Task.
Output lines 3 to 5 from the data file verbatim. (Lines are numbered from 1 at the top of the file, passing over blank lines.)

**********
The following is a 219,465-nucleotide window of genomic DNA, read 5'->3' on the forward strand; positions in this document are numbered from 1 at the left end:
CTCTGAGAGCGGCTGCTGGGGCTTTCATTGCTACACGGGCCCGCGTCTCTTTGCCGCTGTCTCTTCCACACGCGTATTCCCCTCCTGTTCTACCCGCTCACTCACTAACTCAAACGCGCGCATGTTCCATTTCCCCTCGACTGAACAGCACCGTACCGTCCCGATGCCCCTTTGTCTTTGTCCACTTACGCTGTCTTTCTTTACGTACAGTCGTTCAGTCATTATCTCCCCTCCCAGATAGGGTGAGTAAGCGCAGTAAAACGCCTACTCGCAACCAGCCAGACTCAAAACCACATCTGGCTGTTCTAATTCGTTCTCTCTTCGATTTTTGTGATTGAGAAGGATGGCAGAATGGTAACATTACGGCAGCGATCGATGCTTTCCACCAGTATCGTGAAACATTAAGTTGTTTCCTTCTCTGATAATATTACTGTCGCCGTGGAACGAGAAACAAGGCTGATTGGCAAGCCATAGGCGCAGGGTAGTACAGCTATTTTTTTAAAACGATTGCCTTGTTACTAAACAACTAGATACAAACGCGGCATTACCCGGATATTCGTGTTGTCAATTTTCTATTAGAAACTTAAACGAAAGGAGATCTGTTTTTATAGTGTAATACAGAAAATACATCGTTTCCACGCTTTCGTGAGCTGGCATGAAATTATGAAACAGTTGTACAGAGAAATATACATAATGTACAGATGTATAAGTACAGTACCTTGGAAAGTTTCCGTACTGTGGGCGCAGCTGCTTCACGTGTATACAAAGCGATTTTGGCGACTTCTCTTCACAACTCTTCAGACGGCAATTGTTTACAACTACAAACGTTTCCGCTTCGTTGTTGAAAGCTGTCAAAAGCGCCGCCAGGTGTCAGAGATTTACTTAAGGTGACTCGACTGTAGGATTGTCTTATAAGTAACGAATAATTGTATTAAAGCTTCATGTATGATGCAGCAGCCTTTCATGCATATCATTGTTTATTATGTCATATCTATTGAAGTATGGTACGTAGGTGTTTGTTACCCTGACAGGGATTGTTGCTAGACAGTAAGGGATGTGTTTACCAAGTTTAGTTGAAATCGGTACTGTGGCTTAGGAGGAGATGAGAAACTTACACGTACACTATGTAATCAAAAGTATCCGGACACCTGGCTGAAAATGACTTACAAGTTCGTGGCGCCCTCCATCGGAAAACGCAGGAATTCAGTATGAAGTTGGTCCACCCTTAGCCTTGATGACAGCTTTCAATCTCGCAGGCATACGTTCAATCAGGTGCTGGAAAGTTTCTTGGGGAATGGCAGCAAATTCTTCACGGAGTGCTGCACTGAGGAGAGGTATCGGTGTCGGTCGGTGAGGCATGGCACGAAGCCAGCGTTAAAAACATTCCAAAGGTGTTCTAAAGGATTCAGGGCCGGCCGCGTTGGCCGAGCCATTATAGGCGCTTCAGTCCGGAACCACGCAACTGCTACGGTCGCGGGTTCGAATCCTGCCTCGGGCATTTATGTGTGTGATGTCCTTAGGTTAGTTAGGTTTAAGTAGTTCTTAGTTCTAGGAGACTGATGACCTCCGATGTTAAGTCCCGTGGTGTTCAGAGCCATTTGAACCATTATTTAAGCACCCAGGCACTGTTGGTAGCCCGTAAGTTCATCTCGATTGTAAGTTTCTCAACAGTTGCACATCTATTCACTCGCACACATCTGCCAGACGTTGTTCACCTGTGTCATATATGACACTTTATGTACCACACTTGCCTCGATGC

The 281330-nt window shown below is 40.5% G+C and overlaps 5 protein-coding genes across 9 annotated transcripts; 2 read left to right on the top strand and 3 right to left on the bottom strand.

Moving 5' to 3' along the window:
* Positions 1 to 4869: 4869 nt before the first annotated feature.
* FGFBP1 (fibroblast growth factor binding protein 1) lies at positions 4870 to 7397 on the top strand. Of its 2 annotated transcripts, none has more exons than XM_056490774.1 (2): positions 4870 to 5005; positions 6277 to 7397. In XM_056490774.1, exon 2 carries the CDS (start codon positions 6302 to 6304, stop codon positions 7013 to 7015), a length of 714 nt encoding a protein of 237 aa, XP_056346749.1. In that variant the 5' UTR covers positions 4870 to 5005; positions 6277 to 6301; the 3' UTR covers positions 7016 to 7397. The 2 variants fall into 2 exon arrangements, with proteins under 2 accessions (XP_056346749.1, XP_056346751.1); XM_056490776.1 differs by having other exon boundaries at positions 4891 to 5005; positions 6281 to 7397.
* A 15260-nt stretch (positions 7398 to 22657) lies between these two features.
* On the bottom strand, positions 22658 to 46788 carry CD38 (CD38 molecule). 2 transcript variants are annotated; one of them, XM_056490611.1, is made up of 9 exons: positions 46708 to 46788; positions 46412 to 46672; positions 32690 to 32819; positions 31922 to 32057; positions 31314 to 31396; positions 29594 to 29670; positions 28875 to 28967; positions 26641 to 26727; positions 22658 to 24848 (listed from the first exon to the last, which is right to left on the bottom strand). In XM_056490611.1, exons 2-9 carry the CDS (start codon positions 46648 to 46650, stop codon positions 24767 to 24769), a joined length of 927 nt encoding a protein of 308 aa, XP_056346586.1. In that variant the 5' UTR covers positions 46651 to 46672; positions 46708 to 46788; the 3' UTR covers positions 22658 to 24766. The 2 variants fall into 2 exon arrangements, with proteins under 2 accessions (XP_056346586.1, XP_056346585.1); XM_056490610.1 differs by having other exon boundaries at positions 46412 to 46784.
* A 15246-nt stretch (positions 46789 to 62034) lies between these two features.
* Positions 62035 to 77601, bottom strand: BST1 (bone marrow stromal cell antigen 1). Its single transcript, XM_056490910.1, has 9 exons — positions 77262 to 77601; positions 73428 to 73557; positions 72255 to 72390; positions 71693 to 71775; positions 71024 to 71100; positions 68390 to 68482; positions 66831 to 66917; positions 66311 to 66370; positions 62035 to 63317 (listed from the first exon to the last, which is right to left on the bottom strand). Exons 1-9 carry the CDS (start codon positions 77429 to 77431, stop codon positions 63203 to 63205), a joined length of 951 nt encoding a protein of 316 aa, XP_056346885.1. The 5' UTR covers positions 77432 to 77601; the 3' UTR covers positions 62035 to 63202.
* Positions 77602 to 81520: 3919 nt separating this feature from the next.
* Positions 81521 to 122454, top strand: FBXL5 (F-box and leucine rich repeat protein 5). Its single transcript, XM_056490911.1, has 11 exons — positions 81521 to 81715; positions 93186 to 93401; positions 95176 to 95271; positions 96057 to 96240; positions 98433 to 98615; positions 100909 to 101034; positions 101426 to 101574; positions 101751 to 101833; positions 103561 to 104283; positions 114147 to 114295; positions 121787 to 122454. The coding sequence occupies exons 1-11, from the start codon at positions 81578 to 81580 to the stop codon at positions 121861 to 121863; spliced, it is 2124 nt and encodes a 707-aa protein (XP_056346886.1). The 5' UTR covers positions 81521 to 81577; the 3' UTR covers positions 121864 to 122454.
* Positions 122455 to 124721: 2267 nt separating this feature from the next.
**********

The 281330-nt window shown below is 40.5% G+C and overlaps 5 protein-coding genes across 9 annotated transcripts; 2 read left to right on the top strand and 3 right to left on the bottom strand.

Moving 5' to 3' along the window:
* Positions 1 to 4869: 4869 nt before the first annotated feature.